San Francisco is Ready for Shaking!

San Francisco’s skyline is rapidly growing. At this rate, with the looming threat of a major earthquake, it’s time to prepare.  Mayor London Breed has passed along her executive decision to bolster the citizens’ ability to deal with a quake. Of course, if the Big One strikes, San Francisco will start shaking hard!

It seems inevitable, an earthquake that will give the city a run, or a shake, for its money. The city already has intensive plans for an array of disasters, like fires or tsunamis, but earthquakes didn’t make the cut.

London Breed has begun modeling a “how to” playbook for citizens and businesses when facing the consequences of a major earthquake.

Chances are, San Francisco will be getting hit soon. A U.S. Geological Survey establishes that San Francisco has a 72% chance of being jolted by at least a 6.7 magnitude earthquake before 2043.

 Also, this executive order calls for development amidst building standards. The seismic standards for new buildings will be even tougher. Another change comes in city policy. The policies for departments of Energy Management, Public Works and Building Inspection are receiving their own revitalization.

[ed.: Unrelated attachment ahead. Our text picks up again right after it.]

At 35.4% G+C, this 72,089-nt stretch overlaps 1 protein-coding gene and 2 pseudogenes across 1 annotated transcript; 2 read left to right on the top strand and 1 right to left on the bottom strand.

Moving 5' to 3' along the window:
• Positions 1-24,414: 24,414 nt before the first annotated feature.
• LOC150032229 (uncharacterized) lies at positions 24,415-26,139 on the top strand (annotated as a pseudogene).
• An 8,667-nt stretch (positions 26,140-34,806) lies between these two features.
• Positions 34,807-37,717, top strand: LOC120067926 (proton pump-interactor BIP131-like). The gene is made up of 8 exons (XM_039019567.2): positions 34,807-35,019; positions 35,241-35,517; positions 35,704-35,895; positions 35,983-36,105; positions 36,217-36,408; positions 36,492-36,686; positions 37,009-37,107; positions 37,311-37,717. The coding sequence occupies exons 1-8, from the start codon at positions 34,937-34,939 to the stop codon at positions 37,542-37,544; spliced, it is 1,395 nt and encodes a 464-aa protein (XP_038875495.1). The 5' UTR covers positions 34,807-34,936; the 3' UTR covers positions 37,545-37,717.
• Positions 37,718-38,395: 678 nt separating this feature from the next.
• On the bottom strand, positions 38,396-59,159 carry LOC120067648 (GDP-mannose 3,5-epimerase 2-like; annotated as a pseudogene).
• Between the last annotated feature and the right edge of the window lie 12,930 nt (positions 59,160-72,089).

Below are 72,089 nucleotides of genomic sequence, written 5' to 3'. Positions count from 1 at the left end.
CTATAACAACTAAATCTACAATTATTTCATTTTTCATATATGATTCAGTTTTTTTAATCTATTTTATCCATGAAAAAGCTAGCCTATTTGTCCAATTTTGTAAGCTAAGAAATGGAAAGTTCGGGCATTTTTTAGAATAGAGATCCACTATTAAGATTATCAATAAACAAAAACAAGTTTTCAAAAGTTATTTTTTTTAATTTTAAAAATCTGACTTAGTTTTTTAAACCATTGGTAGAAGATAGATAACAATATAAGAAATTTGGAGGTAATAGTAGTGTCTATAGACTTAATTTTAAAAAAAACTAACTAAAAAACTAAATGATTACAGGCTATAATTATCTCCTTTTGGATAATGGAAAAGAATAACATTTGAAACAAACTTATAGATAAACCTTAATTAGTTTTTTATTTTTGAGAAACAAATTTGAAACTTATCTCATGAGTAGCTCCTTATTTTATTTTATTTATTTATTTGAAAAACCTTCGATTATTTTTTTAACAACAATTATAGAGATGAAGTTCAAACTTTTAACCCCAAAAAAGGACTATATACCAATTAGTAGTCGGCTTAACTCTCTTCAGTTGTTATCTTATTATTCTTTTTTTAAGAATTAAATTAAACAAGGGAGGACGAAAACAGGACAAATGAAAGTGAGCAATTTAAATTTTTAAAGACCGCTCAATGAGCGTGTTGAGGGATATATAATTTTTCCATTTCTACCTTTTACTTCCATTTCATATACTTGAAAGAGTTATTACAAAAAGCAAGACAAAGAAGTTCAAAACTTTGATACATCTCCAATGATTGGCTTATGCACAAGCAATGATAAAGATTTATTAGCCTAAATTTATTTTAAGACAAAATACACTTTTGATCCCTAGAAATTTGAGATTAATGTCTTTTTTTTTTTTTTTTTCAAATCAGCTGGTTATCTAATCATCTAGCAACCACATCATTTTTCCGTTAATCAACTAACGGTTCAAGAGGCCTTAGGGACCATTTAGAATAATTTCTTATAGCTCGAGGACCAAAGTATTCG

San Francisco is worried about shaking because of a report.

All of these changes stem from a report in October – the Tall Building Safety Strategy. This report measured San Francisco’s 156 tallest towers and how they might handle an earthquake. The former mayor at the time, Ed Lee, was shocked when he came to the realization that the Millennium Tower was tilting! If, or when, the ground violently shakes, the structure could crumble. Citizens and lawmakers alike were calling for strategy revival.

Unfortunately, Breed’s plan doesn’t address the 68 high-rise-buildings included in the report that require inspection for “potentially undetected damage” from the Loma Prieta quake 30 years ago.  The buildings are constructed with fused steel, which is prone to cracking in the event of an earthquake. Sadly, this was discovered during the Northridge earthquake of 1994, in Los Angeles County.

The current standards for San Francisco’s building code estimate two to six months to repair any damage from a major earthquake. Breed calls for change. But, only time will tell how that change will arrive.

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